22 January 2018

Why getting the flu is so scary for Bennett

Since returning home from the hospital two weeks ago, Bennett has been doing really well.  He feels great and is showing no more GI symptoms.  He's on a capful of Miralax a day, which seems to be just perfect for him.  So, now, we are turning our attention on trying to keep him healthy during the flu season.

The flu is always scary when you have a child.  But, considering this is potentially the worst flu season in history and considering the fact that we already deal with an underlying chronic disease like cystic fibrosis, I literally wake up every morning thankful that we have escaped it one more day.

I know I can't do much to prevent getting the flu.  The flu is practically everywhere.  But we're certainly trying to be as safe as possible over here.

There are four main reasons why the flu is particularly bad for Bennett (and all those with cystic fibrosis):

1.) The flu risks serious complications in people with cystic fibrosis, including death.  CF already causes the body to be inefficient in providing the body nutrients and working properly.  The added stress of the flu and lack of appropriate fluids can cause the body to struggle even more.  This can affect the liver and the heart in ways that are particularly serious.

2.) The flu risks Bennett losing weight he can't afford to lose.
Bennett has struggled with gaining weight since he was a baby.  He is consistently underweight and too low for the BMI he needs to have to be healthy.  Getting sick only taps his body more and uses up the limited resources he has.

3.) The flu risks a hospitalization and getting sick with something else.
Our recent hospitalization only further motivates us not to want to land in the hospital.  Thankfully we made it out of our last hospitalization with no flu or additional sickness.  But the hospital is full of bugs that can make Bennett very sick.  So, we want nothing to cause us to be forced back in to the hospital again.

4.) The flu risks damaging Bennett's lungs in a way that he may never fully recover.
This is the part of the flu that most healthy people don't ever have to think about.  Most of the time, our bodies repair themselves without any issue.  But, in CF, it's different.  The word "fibrosis" in cystic fibrosis means scarring and thickening, which is what happens to the lungs when they continue to try to repair themselves. Many times it's a cold or the flu that can bring upon an infection that gets stuck inside the CF lungs.  CF lungs can continue to struggle with it for a very long time, causing damage over time.  In addition, CF lungs are susceptible to lots of rare "opportunist" infections that look for opportunities to nestle themselves in the lungs when the person is already fighting another infection.  It becomes a problem on top of a problem on top of a problem.  So, while the flu may be well over, a new issue in the lungs may rear it's ugly head.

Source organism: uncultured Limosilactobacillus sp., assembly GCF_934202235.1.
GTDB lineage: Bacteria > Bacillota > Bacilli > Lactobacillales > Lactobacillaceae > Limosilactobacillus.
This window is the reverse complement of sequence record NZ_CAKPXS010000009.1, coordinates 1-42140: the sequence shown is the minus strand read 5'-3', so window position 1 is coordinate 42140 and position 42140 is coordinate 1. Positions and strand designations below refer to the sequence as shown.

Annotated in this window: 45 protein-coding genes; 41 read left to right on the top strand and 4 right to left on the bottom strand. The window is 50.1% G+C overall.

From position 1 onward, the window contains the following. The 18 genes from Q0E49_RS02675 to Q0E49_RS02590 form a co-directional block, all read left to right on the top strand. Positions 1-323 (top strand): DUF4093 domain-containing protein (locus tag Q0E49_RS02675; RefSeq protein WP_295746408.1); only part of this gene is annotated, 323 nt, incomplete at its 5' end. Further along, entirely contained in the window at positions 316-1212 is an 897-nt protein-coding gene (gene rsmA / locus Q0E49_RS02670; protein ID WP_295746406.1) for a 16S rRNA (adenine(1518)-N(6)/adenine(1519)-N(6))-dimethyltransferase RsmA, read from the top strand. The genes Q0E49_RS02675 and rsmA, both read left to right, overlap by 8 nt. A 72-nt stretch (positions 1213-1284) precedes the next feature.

What we are doing at our house to prevent the flu:

It turns out that homeschooling the boys has been really beneficial with regard to their exposure to germs this winter.  In fact, realizing Avonlea was still a risk of bringing it home, we decided to pull her out of preschool for a few weeks to minimize our chances of Bennett getting sick.  Based on the reports I'm getting from inside the classroom, it seems like this has been a good decision so far.

We are minimizing getting out in public as much as possible.  But if we have to get out, we get out during the week, particularly in the mornings, when places are less frequented.

We spend a lot of time outside, playing on bikes and playing in the sun (when it's warm).

We've already gotten the flu shot (something we do every year).  And we're poised to get Tamiflu if necessary.

We are asking anyone who comes over to our house or to play to make sure they haven't been around anyone who is sick in the last 48 hours.

We are washing our hands, using hand sanitizer, not getting too close to strangers and regularly talking about how to prevent getting sick.

However, I feel pretty helpless right now.  It's such a fine balance.  While staying away from sick people is beneficial, staying away from people, in general, can begin to feel depressing.  So, it's a balance between not becoming hermits but also staying safely away from those who may pose a risk to Bennett.

Thankfully, our friends and teachers have seemed to understand.  It helps to talk to other CF parents online who articulate they are dealing with the same fears.

It's hard to be afraid of invisible germs you can't see.  You can feel like you're crazy.  And yet, when I talk to people who have had the flu this year, they remind me I'm not.

It always feels good when someone says to me, "you're doing the right thing" or "that's smart."  It makes me feel better about leaning on my own motherly intuition to keep my child safe.

One of my new favorite crowdsourced websites right now is Flu Near You, a website where you can track flu activity near you.  It's not quite as robust as it needs to be but it's a great way to capture what's going on with the flu on the ground.

Reports say the flu season may be peaking right now so I'm hopeful we're headed out of this flu seasons soon.  Of course, reports are we still have another 11-13 weeks.  And even then, we may still get it.  But I'm trying to do whatever I can to use the knowledge I have to keep Bennett's lungs in the best condition they can be for as long as can be.  That's my job.  I'm his mom.

1 comment :

  1. Thanks for sharing this Breck, this is a great write up on why the flu is so scary for our family also living with CF as we too try to steer clear of the flu this season, here's hoping your family does the same. I'm going to share this on my blog as a reminder to our family and friends on why it is so terrifying.


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